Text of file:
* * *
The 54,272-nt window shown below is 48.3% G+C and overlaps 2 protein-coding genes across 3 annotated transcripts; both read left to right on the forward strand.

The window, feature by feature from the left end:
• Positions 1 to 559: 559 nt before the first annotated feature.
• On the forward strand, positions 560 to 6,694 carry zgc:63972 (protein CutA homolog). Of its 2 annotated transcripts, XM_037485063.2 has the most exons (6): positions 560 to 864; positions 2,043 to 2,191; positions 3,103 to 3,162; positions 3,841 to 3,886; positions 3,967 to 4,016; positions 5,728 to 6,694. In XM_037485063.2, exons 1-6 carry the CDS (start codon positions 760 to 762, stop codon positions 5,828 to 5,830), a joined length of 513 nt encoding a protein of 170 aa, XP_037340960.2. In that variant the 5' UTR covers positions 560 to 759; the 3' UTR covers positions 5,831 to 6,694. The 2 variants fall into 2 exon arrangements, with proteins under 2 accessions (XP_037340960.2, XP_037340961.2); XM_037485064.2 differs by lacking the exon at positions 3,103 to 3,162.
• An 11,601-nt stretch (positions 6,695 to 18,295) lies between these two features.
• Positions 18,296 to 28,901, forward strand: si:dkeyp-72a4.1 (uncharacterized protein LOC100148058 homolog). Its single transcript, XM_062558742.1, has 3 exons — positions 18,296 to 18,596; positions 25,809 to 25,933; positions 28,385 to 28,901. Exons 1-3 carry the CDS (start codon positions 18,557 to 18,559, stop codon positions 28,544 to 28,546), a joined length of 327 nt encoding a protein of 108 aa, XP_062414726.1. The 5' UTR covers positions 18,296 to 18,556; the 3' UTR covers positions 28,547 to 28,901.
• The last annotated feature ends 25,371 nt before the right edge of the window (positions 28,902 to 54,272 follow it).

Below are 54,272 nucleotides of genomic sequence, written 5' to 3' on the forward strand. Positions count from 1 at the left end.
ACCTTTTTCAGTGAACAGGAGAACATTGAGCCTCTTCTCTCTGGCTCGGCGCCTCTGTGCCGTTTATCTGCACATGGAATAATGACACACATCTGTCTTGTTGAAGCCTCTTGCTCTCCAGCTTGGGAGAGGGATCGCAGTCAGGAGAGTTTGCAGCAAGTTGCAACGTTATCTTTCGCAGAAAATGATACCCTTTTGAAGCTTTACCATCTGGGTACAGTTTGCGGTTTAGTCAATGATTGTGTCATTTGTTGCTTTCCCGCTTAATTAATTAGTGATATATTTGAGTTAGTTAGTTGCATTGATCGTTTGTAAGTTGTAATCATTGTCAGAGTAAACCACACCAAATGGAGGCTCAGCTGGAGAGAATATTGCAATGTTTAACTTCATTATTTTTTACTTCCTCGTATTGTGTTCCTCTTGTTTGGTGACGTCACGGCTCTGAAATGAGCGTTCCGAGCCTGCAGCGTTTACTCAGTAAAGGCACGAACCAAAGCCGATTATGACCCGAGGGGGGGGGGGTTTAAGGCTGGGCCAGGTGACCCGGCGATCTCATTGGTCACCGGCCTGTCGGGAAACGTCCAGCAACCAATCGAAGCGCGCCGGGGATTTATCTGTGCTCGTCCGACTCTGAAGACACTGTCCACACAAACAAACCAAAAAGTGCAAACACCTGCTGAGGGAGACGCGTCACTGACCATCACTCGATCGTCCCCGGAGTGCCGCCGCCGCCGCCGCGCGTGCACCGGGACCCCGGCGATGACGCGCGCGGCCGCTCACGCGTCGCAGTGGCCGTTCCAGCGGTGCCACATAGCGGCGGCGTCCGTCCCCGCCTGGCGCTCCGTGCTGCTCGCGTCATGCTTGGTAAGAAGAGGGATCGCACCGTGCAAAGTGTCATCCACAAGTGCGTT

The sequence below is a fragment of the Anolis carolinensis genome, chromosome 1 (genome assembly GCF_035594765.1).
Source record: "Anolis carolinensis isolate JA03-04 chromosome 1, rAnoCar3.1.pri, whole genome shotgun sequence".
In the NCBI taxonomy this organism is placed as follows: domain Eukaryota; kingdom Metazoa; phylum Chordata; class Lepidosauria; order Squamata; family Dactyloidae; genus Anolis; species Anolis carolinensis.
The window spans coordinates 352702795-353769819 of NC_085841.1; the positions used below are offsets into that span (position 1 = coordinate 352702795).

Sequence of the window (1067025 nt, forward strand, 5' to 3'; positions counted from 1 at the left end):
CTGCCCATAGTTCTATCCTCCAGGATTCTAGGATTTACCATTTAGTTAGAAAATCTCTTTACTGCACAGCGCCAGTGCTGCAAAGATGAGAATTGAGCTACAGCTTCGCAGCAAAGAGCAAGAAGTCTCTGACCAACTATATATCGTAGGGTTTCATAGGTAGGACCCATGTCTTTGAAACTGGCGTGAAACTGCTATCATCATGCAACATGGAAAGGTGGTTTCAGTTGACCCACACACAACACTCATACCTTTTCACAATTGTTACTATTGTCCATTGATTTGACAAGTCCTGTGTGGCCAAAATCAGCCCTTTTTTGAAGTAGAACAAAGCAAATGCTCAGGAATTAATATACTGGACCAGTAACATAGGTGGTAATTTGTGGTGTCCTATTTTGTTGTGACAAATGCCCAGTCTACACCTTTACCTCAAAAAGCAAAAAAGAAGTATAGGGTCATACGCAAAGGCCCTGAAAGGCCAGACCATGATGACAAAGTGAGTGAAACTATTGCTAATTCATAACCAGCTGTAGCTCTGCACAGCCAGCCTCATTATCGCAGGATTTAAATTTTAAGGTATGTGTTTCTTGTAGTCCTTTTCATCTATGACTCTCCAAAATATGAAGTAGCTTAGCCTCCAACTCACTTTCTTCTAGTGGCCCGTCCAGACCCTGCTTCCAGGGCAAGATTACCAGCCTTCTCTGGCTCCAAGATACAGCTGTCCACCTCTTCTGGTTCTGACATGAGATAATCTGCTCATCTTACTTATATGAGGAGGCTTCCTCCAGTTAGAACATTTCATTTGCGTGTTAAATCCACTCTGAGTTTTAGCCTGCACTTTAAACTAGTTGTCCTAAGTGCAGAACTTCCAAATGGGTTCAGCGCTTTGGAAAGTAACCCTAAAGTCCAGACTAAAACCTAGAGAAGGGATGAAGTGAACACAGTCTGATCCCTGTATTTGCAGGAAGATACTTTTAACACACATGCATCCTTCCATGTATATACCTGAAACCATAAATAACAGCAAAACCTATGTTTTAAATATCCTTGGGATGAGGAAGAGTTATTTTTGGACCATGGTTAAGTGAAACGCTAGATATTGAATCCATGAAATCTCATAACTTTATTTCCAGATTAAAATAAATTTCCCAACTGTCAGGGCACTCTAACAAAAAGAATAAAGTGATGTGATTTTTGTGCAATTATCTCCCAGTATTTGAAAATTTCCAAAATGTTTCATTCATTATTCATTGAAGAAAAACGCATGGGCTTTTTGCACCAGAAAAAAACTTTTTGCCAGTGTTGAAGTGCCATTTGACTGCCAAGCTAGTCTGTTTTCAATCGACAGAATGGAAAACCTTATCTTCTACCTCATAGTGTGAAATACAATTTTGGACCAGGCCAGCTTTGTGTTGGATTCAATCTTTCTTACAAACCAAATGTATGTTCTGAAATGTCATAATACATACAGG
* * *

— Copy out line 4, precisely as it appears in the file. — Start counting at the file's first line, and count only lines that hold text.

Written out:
• On the forward strand, positions 560 to 6,694 carry zgc:63972 (protein CutA homolog). Of its 2 annotated transcripts, XM_037485063.2 has the most exons (6): positions 560 to 864; positions 2,043 to 2,191; positions 3,103 to 3,162; positions 3,841 to 3,886; positions 3,967 to 4,016; positions 5,728 to 6,694. In XM_037485063.2, exons 1-6 carry the CDS (start codon positions 760 to 762, stop codon positions 5,828 to 5,830), a joined length of 513 nt encoding a protein of 170 aa, XP_037340960.2. In that variant the 5' UTR covers positions 560 to 759; the 3' UTR covers positions 5,831 to 6,694. The 2 variants fall into 2 exon arrangements, with proteins under 2 accessions (XP_037340960.2, XP_037340961.2); XM_037485064.2 differs by lacking the exon at positions 3,103 to 3,162.